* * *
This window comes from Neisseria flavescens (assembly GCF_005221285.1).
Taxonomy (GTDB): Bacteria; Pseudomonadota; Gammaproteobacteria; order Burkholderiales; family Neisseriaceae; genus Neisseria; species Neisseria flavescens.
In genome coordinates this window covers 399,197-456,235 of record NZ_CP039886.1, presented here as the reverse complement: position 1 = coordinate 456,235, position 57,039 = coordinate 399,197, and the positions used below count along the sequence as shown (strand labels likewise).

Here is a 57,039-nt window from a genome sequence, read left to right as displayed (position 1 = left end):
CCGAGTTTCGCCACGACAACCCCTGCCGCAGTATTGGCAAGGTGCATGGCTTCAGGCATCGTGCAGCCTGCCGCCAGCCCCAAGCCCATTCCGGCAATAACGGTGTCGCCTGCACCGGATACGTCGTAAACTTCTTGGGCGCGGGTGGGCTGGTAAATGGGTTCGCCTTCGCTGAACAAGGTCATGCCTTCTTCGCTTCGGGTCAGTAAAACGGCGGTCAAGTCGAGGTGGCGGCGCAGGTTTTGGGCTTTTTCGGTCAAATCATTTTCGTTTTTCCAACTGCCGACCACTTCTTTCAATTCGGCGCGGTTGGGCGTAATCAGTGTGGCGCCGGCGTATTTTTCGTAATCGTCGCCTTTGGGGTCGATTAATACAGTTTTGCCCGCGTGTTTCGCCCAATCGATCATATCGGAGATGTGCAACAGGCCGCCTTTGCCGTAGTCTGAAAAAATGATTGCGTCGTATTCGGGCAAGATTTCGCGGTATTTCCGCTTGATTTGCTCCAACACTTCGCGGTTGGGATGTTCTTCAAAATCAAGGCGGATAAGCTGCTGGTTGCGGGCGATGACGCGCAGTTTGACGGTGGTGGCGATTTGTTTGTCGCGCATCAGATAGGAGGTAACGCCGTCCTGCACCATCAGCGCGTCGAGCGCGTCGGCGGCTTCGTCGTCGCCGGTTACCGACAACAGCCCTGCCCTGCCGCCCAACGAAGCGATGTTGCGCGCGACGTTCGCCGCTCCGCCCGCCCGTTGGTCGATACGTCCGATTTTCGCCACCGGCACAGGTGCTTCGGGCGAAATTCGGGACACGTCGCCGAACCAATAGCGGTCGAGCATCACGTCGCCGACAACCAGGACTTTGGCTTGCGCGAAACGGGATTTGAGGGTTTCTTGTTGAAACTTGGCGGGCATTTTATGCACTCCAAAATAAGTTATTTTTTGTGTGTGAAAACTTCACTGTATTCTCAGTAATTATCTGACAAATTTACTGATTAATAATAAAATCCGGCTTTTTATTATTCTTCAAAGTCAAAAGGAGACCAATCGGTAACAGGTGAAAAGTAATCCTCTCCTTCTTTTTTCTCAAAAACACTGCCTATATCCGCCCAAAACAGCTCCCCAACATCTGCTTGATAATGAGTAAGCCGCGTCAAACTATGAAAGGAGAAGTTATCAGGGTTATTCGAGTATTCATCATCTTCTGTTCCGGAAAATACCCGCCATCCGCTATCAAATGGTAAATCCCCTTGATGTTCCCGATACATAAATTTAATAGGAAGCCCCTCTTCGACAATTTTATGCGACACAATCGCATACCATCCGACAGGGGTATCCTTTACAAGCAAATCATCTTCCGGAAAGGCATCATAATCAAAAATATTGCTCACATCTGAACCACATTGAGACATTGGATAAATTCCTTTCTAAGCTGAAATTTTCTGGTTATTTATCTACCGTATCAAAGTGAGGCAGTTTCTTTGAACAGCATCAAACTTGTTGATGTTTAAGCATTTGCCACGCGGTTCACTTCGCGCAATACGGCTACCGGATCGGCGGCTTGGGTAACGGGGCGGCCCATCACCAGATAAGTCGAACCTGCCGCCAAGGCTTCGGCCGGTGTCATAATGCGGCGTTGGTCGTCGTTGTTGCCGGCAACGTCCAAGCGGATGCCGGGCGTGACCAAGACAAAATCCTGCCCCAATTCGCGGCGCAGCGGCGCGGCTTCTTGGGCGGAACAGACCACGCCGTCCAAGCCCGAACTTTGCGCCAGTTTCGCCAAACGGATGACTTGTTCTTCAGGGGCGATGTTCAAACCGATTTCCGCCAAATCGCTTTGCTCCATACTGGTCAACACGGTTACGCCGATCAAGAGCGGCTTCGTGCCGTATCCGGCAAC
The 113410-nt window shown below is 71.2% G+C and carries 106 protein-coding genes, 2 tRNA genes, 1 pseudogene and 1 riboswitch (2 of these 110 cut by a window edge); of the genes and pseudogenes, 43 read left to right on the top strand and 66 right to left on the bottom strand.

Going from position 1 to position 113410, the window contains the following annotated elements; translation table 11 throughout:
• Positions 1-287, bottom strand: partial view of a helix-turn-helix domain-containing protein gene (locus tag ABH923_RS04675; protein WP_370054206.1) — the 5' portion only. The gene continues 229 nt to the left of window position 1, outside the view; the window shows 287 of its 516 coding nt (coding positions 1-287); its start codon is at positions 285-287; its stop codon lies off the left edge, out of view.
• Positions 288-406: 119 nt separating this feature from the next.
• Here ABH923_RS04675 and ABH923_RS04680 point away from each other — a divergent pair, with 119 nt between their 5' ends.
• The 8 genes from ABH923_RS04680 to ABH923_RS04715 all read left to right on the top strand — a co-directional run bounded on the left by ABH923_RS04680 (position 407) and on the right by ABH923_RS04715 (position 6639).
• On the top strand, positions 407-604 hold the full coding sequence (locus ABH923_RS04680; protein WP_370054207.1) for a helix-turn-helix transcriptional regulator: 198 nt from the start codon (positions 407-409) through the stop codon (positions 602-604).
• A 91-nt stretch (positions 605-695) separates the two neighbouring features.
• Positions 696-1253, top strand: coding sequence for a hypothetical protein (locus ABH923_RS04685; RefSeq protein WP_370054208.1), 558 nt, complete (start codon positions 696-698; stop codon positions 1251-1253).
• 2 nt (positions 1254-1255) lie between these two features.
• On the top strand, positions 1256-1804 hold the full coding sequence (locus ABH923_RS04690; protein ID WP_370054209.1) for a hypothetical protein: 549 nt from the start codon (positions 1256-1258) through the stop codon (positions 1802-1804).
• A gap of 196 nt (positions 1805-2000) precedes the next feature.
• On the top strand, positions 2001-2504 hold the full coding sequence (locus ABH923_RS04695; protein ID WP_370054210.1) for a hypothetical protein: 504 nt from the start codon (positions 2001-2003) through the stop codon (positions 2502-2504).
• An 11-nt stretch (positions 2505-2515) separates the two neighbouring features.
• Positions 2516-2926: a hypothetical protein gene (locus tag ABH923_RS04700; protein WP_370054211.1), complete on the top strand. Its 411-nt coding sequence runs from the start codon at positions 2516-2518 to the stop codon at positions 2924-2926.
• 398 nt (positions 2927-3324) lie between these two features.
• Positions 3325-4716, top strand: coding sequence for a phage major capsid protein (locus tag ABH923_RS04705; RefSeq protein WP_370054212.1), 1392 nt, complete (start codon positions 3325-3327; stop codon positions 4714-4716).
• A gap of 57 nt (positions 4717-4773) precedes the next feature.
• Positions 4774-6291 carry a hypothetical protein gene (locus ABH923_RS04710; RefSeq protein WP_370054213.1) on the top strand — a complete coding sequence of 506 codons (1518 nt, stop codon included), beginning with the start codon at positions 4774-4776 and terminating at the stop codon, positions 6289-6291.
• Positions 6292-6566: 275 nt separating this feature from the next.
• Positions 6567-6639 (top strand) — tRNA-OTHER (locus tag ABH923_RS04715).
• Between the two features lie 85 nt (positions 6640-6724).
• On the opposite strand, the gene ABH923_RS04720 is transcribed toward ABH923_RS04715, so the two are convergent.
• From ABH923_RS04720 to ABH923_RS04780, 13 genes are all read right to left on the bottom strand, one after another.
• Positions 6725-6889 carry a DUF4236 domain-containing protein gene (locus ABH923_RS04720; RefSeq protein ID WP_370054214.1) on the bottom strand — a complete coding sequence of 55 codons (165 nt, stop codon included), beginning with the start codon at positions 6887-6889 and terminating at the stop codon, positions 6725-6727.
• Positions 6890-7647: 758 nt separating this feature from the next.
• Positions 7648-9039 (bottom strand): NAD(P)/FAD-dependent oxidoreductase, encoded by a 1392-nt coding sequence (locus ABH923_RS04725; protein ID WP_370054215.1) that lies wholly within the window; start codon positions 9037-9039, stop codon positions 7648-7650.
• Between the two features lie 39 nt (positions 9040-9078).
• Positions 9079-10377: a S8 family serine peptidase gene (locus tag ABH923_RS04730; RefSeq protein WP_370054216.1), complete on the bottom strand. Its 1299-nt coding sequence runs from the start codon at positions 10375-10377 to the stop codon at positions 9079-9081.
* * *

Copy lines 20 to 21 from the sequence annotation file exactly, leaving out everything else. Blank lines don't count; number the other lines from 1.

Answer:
• Positions 2516-2926: a hypothetical protein gene (locus tag ABH923_RS04700; protein WP_370054211.1), complete on the top strand. Its 411-nt coding sequence runs from the start codon at positions 2516-2518 to the stop codon at positions 2924-2926.
• 398 nt (positions 2927-3324) lie between these two features.